A couple of other machines that caught my attention included a 1971 BSA A70L Lightning 750 and a 1972 Laverda “SFC.” The A70L was a homologation special version of the oil-in-frame A65L Lightning. Just 204 A70s were made, and they’re worth considerably more than a production A65L of the same year. External differences are few, so an unscrupulous seller could “dress up” an A65 to make a few more dollars. But this A70L came from the Laurence Lattin collection, meaning it arrived with decent provenance, and appeared to be correct and original. In need of a lot of TLC, it sold for just $12,650 to an enthusiastic buyer and will no doubt become the base for a profitable restoration.

The Laverda, meanwhile, though made up to look like the limited-production SFC “Super Freni Competizione” was just a basic SF model fitted with SFC-style bodywork. No problem as long as this was clearly stated, but it wasn’t. Bonhams’ catalog described the history of Laverda’s SFC and its many successes in production racing while omitting to explain that the machine on offer was, at best, a “tribute” bike.

That’s not to suggest that Bonhams (or any other auction house) would intentionally try to deceive potential bidders, but it did remind me how much of a premium is attributed to rarity and the connection to a famous name. Steve McQueen owned so many motorcycles during his life that numerous examples show up every year in Las Vegas. Depending on the closeness of the McQueen connection, that name can add $40,000 or more to the sale price.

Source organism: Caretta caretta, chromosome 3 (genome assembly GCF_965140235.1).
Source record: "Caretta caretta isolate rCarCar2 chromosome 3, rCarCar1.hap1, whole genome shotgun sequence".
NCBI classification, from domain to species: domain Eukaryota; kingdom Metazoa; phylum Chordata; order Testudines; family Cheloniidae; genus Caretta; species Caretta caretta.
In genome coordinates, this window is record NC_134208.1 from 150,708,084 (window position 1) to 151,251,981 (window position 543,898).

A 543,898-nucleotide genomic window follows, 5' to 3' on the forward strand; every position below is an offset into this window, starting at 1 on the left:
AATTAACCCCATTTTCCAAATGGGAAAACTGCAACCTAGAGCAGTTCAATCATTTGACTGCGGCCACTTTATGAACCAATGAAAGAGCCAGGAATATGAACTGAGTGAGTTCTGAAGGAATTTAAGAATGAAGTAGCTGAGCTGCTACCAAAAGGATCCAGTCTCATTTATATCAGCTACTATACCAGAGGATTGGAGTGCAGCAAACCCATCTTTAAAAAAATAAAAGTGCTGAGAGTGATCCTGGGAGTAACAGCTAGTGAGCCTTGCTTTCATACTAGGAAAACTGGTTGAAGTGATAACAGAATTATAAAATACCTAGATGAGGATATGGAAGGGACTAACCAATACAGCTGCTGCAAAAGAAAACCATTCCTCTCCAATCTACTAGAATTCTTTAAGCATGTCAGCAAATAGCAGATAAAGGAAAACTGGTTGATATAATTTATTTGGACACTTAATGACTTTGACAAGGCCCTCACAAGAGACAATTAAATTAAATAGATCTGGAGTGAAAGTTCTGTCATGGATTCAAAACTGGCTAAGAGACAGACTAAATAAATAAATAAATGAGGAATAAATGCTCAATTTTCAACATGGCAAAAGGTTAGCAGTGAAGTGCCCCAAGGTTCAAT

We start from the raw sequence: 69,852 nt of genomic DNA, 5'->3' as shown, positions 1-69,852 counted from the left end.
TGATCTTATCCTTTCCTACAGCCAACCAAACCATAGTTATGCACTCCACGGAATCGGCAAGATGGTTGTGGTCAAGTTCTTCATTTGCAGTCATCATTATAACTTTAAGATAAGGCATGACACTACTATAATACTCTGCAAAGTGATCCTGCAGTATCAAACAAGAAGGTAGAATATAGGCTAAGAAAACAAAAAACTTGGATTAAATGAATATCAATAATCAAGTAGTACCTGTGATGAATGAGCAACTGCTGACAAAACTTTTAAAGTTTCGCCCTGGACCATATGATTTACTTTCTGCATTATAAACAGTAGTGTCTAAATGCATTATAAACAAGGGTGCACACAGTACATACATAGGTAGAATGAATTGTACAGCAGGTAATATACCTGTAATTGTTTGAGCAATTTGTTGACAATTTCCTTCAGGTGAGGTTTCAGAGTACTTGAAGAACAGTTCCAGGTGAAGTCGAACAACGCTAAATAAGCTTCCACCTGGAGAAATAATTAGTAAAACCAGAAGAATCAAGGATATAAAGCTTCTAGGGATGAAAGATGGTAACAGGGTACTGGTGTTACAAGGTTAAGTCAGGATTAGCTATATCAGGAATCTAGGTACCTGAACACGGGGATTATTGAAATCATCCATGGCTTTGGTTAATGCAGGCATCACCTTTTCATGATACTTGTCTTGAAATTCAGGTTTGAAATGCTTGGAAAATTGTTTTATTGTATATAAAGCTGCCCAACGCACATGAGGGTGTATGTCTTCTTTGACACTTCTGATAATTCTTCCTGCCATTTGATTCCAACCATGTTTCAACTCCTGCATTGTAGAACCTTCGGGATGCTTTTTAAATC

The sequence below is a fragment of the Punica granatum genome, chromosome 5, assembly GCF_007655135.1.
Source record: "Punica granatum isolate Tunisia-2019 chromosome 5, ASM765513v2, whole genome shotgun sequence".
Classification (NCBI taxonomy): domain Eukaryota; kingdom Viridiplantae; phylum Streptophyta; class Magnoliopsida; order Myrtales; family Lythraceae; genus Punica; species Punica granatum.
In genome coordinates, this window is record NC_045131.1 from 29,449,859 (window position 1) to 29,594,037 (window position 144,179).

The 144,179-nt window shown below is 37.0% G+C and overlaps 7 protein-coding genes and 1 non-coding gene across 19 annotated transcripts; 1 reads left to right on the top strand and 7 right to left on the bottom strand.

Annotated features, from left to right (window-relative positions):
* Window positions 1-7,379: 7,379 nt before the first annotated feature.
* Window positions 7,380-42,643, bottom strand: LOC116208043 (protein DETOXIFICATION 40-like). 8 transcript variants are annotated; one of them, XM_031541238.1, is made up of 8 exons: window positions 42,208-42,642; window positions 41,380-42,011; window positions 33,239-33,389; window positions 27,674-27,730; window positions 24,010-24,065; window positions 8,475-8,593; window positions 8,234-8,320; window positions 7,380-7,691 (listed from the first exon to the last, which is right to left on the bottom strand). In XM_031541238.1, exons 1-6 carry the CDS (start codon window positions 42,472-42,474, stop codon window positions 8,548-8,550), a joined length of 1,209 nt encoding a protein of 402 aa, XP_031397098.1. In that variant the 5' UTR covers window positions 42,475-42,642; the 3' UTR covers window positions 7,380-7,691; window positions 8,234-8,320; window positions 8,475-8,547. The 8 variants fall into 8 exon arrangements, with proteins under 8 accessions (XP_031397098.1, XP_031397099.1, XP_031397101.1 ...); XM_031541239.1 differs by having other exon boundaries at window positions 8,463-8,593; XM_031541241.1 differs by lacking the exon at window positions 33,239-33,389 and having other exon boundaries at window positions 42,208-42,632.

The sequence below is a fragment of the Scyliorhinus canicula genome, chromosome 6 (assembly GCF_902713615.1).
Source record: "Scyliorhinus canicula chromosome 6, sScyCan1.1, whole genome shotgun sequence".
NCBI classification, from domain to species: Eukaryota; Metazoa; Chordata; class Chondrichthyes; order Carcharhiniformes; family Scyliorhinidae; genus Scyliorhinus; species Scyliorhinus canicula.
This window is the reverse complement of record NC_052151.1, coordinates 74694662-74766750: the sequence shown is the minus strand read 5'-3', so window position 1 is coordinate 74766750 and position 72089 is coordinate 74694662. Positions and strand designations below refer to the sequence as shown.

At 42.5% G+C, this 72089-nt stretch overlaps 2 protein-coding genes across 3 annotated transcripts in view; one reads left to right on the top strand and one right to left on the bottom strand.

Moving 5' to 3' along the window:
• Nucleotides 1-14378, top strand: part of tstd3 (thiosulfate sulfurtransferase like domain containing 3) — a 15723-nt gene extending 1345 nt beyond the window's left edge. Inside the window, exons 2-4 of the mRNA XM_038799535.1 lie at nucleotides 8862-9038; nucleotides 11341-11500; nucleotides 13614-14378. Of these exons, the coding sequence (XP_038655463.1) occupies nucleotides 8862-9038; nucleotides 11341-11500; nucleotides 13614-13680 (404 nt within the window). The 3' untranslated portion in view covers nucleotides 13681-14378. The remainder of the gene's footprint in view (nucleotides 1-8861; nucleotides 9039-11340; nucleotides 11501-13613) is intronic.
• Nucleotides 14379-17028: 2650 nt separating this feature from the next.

Anchoring this year’s MidAmerica auction was the 70-plus MV Agusta collection formerly owned by Gary Koh. Offered by Mecum as a single package in 2012 at Pebble Beach, the collection was unsold at a reported $800,000. Sold as individual bikes, the collection reaped around $840,000, though a couple remained unsold. What seems remarkable is the consistency between the bidding for the collection as a whole and as individual lots — within 5 percent!

The good news from the bellwether MidAmerica sale is that prices for the 540-odd motorcycles on offer have returned firmly to at least pre-recession levels. With 86 percent of complete motorcycle lots sold, the average price was close to $12,500 — back above the 2008 average of around $12,100. From an analysis of these numbers, a few trends emerge: Prices for BSA, Indian and BMW seem to be steadily on the rise, while Norton, Triumph and Harley-Davidson remain flat. The once passed-over Indian OHV models seem to be gaining respect, with an average 2013 price of more than $14,000, with Chiefs and Fours also remaining strong.

Trends are more difficult to follow where smaller numbers of units are on offer, but Vincents remain popular, with Shadows especially commanding higher offers. And overall, there’s no sign of the so-called “Model T” effect showing yet in the auction prices. In the vintage automobile market, falling values for older restored cars like the Model T are often attributed to a declining number of enthusiasts familiar with them. That said, there was a good proportion of gray hair in the MidAmerica audience …